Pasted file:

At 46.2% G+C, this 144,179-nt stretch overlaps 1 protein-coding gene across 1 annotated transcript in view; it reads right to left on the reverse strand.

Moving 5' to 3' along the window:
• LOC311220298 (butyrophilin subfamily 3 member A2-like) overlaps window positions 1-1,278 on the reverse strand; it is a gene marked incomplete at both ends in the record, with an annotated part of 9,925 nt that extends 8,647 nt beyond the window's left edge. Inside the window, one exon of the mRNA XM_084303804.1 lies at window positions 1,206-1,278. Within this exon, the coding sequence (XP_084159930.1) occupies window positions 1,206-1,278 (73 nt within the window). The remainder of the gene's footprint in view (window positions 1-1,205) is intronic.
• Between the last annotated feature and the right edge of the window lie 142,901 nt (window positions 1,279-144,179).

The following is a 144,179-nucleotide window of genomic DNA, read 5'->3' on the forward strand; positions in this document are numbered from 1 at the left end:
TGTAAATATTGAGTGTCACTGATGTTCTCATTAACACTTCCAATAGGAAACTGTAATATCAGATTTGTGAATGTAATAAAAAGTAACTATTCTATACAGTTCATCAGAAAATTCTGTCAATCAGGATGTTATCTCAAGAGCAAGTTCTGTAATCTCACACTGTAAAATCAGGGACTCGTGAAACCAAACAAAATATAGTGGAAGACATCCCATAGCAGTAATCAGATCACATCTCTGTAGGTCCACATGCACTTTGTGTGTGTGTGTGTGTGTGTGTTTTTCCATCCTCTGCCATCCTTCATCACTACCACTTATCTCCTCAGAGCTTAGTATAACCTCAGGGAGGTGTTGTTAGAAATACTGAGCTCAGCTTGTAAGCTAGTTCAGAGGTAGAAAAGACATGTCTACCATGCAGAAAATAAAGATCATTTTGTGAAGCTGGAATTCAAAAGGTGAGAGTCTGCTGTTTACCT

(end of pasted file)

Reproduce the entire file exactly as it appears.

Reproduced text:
At 46.2% G+C, this 144,179-nt stretch overlaps 1 protein-coding gene across 1 annotated transcript in view; it reads right to left on the reverse strand.

Moving 5' to 3' along the window:
• LOC311220298 (butyrophilin subfamily 3 member A2-like) overlaps window positions 1-1,278 on the reverse strand; it is a gene marked incomplete at both ends in the record, with an annotated part of 9,925 nt that extends 8,647 nt beyond the window's left edge. Inside the window, one exon of the mRNA XM_084303804.1 lies at window positions 1,206-1,278. Within this exon, the coding sequence (XP_084159930.1) occupies window positions 1,206-1,278 (73 nt within the window). The remainder of the gene's footprint in view (window positions 1-1,205) is intronic.
• Between the last annotated feature and the right edge of the window lie 142,901 nt (window positions 1,279-144,179).

The following is a 144,179-nucleotide window of genomic DNA, read 5'->3' on the forward strand; positions in this document are numbered from 1 at the left end:
TGTAAATATTGAGTGTCACTGATGTTCTCATTAACACTTCCAATAGGAAACTGTAATATCAGATTTGTGAATGTAATAAAAAGTAACTATTCTATACAGTTCATCAGAAAATTCTGTCAATCAGGATGTTATCTCAAGAGCAAGTTCTGTAATCTCACACTGTAAAATCAGGGACTCGTGAAACCAAACAAAATATAGTGGAAGACATCCCATAGCAGTAATCAGATCACATCTCTGTAGGTCCACATGCACTTTGTGTGTGTGTGTGTGTGTGTGTTTTTCCATCCTCTGCCATCCTTCATCACTACCACTTATCTCCTCAGAGCTTAGTATAACCTCAGGGAGGTGTTGTTAGAAATACTGAGCTCAGCTTGTAAGCTAGTTCAGAGGTAGAAAAGACATGTCTACCATGCAGAAAATAAAGATCATTTTGTGAAGCTGGAATTCAAAAGGTGAGAGTCTGCTGTTTACCT